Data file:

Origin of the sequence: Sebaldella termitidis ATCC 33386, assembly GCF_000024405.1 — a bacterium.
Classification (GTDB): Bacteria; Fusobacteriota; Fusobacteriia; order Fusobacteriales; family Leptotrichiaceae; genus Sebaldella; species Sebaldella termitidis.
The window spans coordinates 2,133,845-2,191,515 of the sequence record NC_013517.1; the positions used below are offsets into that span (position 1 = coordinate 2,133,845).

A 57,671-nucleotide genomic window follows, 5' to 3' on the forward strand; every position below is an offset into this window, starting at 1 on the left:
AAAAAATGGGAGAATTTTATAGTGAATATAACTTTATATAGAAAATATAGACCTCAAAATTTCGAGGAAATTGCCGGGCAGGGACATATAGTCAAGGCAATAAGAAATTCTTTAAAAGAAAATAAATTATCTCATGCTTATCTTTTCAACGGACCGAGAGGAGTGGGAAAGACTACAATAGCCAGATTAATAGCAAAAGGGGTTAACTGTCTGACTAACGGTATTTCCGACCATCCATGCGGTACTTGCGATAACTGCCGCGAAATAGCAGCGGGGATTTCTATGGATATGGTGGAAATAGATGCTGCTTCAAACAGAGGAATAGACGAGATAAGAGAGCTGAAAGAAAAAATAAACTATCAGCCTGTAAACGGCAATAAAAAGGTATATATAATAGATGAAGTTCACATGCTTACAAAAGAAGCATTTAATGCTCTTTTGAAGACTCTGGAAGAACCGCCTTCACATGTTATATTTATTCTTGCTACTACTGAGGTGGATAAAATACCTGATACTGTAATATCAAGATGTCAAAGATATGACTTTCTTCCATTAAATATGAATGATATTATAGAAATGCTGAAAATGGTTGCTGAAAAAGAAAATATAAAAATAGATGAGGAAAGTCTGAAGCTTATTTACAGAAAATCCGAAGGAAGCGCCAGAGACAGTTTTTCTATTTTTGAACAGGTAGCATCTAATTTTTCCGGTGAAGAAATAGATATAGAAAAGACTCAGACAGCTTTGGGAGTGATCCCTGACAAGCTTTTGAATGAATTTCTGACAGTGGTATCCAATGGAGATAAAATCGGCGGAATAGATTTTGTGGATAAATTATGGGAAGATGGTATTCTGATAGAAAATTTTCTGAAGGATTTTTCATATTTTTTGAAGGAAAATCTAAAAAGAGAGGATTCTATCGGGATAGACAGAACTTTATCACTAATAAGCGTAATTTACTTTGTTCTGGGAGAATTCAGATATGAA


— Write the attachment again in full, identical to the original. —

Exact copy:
Origin of the sequence: Sebaldella termitidis ATCC 33386, assembly GCF_000024405.1 — a bacterium.
Classification (GTDB): Bacteria; Fusobacteriota; Fusobacteriia; order Fusobacteriales; family Leptotrichiaceae; genus Sebaldella; species Sebaldella termitidis.
The window spans coordinates 2,133,845-2,191,515 of the sequence record NC_013517.1; the positions used below are offsets into that span (position 1 = coordinate 2,133,845).

A 57,671-nucleotide genomic window follows, 5' to 3' on the forward strand; every position below is an offset into this window, starting at 1 on the left:
AAAAAATGGGAGAATTTTATAGTGAATATAACTTTATATAGAAAATATAGACCTCAAAATTTCGAGGAAATTGCCGGGCAGGGACATATAGTCAAGGCAATAAGAAATTCTTTAAAAGAAAATAAATTATCTCATGCTTATCTTTTCAACGGACCGAGAGGAGTGGGAAAGACTACAATAGCCAGATTAATAGCAAAAGGGGTTAACTGTCTGACTAACGGTATTTCCGACCATCCATGCGGTACTTGCGATAACTGCCGCGAAATAGCAGCGGGGATTTCTATGGATATGGTGGAAATAGATGCTGCTTCAAACAGAGGAATAGACGAGATAAGAGAGCTGAAAGAAAAAATAAACTATCAGCCTGTAAACGGCAATAAAAAGGTATATATAATAGATGAAGTTCACATGCTTACAAAAGAAGCATTTAATGCTCTTTTGAAGACTCTGGAAGAACCGCCTTCACATGTTATATTTATTCTTGCTACTACTGAGGTGGATAAAATACCTGATACTGTAATATCAAGATGTCAAAGATATGACTTTCTTCCATTAAATATGAATGATATTATAGAAATGCTGAAAATGGTTGCTGAAAAAGAAAATATAAAAATAGATGAGGAAAGTCTGAAGCTTATTTACAGAAAATCCGAAGGAAGCGCCAGAGACAGTTTTTCTATTTTTGAACAGGTAGCATCTAATTTTTCCGGTGAAGAAATAGATATAGAAAAGACTCAGACAGCTTTGGGAGTGATCCCTGACAAGCTTTTGAATGAATTTCTGACAGTGGTATCCAATGGAGATAAAATCGGCGGAATAGATTTTGTGGATAAATTATGGGAAGATGGTATTCTGATAGAAAATTTTCTGAAGGATTTTTCATATTTTTTGAAGGAAAATCTAAAAAGAGAGGATTCTATCGGGATAGACAGAACTTTATCACTAATAAGCGTAATTTACTTTGTTCTGGGAGAATTCAGATATGAA